“I think I have found a horse for you, Carol,” the old horse trader and trainer, Leo, said to me. My heart jumped for joy. I had been riding and helping with chores at riding stables all through my teens and just lived for the day that I could have my own horse. Finally, my folks had said I could, and here was a beautiful young three-year-old gelding, standing in front of me. I was just enthralled.
I had wanted to have a Morgan horse for years, after reading Marguerite Henry’s book, Justin Morgan had a Horse. This horse was not a registered Morgan, but he looked like he was, and I was so happy. I called him Justa Dream, after the Justin Morgan horse in the book.
He would do whatever the old trainer wanted him to do, and he told me that he came from a woman who had owned him but was afraid of him, and couldn’t control him at all. But he felt that in time I would be able to work with him well.
Justa came home to our old barn and got lots of attention, but proved to be a very challenging horse. I don’t know how many times he bucked me off and ran away. I don’t know how many times he liked to bite at me, and people who came to visit. He also had a lot of jumping ability and would jump out of his pasture and run away. But I persisted. I’ve been told I’m stubborn. I call it persistent.
One day, when I was riding him on the dirt road nearby and he was so frisky, dancing and prancing, he threw his head back at me and he knocked one of my teeth out. Being 16 years old, I was just horrified. I was mad, I was hurt, mentally, because a 16 year old girl doesn’t like to think of herself as having lost a tooth, and I was just beside myself. I jumped off him, grabbed my tooth, slapped at him a bunch of times, and I was yelling at him. He was dancing around in his normal fashion and I took him home, took off the saddle and bridle, and locked him in his stall. Mad, I was mad. Really mad. I decided I was going to sell him.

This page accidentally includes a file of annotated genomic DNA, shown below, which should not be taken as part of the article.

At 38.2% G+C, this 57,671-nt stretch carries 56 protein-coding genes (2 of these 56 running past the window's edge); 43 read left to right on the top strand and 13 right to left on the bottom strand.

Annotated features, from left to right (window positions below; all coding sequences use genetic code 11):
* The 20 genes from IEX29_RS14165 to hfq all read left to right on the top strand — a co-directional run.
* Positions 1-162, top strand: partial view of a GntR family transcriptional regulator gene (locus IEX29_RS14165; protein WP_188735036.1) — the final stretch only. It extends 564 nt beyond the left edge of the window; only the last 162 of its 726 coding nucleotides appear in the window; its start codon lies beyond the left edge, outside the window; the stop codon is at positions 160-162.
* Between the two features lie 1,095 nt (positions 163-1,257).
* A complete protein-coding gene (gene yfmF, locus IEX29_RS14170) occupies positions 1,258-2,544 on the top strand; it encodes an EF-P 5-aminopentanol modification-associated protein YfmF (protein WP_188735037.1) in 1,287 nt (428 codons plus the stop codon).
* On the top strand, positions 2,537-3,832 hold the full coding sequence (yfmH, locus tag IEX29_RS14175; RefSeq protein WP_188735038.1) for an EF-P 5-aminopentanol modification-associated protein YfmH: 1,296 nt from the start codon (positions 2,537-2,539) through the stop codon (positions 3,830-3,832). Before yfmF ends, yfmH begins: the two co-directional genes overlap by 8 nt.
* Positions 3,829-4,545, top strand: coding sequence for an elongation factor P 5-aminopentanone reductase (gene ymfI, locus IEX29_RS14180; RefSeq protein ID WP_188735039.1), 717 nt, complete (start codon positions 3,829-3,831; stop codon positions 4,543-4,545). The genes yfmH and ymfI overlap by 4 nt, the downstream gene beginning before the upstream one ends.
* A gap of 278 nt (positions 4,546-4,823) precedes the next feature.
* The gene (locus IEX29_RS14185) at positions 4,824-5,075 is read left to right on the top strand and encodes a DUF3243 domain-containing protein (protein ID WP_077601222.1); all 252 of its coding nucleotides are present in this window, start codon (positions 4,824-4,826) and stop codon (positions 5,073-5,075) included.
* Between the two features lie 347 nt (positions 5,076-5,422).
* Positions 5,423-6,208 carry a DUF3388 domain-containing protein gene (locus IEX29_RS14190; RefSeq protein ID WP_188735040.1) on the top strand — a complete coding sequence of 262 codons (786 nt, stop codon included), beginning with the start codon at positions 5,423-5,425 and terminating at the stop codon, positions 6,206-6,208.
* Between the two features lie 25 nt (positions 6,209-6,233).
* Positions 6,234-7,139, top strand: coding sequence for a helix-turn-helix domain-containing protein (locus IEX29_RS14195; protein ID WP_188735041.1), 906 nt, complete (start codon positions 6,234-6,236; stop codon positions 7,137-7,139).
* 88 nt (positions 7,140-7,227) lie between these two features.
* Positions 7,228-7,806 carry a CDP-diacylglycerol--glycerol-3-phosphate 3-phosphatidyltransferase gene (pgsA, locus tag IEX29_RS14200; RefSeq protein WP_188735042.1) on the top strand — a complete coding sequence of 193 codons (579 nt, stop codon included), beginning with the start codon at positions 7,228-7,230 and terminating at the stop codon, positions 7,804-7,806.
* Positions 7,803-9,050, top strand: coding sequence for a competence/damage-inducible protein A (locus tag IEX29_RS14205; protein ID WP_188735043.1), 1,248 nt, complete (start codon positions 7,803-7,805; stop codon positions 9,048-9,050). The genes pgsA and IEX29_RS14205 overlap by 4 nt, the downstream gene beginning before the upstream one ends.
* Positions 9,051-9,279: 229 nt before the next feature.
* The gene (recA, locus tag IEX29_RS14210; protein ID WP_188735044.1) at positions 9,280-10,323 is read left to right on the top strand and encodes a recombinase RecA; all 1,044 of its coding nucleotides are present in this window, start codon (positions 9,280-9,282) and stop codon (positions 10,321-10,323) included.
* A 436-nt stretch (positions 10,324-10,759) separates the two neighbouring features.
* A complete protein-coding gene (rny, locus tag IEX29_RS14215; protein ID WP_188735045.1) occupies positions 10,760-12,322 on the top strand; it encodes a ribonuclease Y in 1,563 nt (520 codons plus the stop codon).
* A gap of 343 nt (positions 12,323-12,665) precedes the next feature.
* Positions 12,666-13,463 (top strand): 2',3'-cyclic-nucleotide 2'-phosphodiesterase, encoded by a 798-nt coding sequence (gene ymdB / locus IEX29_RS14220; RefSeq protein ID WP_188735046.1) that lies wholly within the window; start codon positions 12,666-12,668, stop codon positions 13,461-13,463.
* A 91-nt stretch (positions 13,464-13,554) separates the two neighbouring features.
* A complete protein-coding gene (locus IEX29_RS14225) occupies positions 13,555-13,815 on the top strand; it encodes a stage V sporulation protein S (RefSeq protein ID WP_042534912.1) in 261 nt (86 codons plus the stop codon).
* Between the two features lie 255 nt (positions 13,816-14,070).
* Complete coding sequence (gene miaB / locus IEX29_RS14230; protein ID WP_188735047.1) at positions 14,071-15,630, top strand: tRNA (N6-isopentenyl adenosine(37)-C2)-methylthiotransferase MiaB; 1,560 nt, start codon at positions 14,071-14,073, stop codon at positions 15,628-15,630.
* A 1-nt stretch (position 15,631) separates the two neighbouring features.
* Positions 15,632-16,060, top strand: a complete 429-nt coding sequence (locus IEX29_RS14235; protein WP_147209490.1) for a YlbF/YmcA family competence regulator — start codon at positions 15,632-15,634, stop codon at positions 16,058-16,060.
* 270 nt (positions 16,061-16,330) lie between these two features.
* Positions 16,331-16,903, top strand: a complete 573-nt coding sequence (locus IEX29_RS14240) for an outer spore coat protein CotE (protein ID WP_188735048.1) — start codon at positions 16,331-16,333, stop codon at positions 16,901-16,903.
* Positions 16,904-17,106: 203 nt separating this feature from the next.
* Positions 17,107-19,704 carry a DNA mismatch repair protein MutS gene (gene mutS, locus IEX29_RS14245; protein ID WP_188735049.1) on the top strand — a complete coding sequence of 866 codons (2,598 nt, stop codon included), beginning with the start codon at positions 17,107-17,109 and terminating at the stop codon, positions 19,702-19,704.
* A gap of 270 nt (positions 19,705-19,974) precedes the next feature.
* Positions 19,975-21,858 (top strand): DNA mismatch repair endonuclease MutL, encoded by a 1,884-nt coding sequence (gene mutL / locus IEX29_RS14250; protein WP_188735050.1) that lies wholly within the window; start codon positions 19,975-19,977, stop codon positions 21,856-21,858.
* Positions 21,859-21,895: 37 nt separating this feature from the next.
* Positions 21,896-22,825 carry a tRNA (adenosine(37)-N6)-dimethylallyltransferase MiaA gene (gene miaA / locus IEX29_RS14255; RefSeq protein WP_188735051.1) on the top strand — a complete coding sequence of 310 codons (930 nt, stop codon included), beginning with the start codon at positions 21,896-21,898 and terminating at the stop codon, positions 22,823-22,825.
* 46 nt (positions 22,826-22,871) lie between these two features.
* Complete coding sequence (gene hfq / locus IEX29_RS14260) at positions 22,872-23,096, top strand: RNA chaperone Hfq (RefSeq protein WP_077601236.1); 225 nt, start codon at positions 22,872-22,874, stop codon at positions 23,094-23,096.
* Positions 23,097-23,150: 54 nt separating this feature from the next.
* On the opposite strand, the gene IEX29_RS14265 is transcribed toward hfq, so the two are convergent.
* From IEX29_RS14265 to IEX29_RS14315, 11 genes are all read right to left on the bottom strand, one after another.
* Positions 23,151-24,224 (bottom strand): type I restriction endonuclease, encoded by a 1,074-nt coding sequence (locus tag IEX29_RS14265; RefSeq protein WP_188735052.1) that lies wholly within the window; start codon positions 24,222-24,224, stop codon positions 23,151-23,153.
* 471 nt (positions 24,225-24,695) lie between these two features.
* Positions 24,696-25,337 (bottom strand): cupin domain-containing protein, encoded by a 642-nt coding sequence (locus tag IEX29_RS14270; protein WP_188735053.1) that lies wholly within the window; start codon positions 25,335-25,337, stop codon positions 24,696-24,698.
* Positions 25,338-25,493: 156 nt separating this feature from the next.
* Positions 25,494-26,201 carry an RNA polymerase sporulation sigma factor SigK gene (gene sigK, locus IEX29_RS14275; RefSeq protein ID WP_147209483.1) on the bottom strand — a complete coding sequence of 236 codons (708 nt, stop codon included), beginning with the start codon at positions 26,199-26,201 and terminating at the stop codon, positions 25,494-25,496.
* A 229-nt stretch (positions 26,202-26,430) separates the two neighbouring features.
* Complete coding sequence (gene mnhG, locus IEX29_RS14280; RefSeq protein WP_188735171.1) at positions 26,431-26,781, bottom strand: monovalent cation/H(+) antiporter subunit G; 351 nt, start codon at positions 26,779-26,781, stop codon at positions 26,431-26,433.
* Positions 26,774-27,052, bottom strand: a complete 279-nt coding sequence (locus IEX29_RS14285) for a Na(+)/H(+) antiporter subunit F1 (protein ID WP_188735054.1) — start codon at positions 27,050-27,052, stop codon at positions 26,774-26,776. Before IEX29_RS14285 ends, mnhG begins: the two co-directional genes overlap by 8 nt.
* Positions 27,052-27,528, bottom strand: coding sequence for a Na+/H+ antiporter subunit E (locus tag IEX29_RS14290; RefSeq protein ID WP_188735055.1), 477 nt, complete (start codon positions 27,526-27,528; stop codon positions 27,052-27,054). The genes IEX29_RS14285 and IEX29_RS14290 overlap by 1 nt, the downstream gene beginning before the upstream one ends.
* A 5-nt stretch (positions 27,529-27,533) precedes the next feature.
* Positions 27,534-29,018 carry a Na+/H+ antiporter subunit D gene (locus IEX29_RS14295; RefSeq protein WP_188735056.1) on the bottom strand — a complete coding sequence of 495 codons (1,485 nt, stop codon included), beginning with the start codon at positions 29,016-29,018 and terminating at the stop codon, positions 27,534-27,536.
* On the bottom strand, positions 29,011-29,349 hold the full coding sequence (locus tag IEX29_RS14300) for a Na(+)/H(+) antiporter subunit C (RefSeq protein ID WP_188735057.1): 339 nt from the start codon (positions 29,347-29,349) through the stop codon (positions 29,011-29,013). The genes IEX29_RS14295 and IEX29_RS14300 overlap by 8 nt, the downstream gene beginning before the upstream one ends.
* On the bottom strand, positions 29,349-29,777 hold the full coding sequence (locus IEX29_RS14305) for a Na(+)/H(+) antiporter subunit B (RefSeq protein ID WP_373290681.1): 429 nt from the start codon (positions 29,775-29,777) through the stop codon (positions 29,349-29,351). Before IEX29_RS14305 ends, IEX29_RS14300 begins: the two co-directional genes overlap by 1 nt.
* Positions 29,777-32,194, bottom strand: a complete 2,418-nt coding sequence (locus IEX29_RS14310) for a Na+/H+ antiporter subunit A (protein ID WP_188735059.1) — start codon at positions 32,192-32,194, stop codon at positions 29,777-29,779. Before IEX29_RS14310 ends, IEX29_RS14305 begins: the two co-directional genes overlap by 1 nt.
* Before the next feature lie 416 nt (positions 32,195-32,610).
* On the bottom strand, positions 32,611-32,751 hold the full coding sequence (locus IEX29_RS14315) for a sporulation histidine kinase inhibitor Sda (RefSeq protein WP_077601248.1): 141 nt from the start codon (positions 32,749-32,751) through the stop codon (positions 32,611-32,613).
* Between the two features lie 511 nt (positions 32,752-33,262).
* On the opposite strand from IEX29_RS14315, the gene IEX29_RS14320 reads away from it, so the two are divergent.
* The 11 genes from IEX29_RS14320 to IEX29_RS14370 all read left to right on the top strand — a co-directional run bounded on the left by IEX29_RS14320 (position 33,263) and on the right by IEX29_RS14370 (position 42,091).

After my trip to the dentist, I came home to see my horse. Fed him, let him out to the field, and realized that if I wanted to sell him, I had to train him well or no one would want him. I got back to the stable, and set out to saddle and start working with him again.
And after a session where he tried to run away with me and I pushed him on to run and run and run until he was tired and didn’t feel like running any more, we kind of did settle down to training. We did circles, we did stop, we did trots at different speeds, we did back up, we did canter in both directions of the ring, we did Figure 8’s, and we learned to back between stationary logs on the ground. Eventually he did everything quite well. Quite well.
The day came when I took him to a horse show. My first show with Justa Dream. It was, of course, so that I could sell him after the class. I put him in several classes. We went in and he won! Several people came up offering to buy him. But you know what? I didn’t want to sell him any more.
Going home, I was happy with my horse. He was a dream. We found that we were very happy working together, and Justa Dream would respond to the lightest movement of my finger or body in going through the commands. What also happened though, was that he was not happy with having a different person ride him. He would become very stubborn and might just back up for the whole session.
We went on many trail rides after that, and lots of shows, and Justa Dream became a show champion. In fact, he was a New England champion in his division for several years. Because he was so good at jumping out of the field, I decided to also take him in jumping classes, and he did very well there as well.
We ended up having a wonderful life together and he will always hold a very special place in my heart.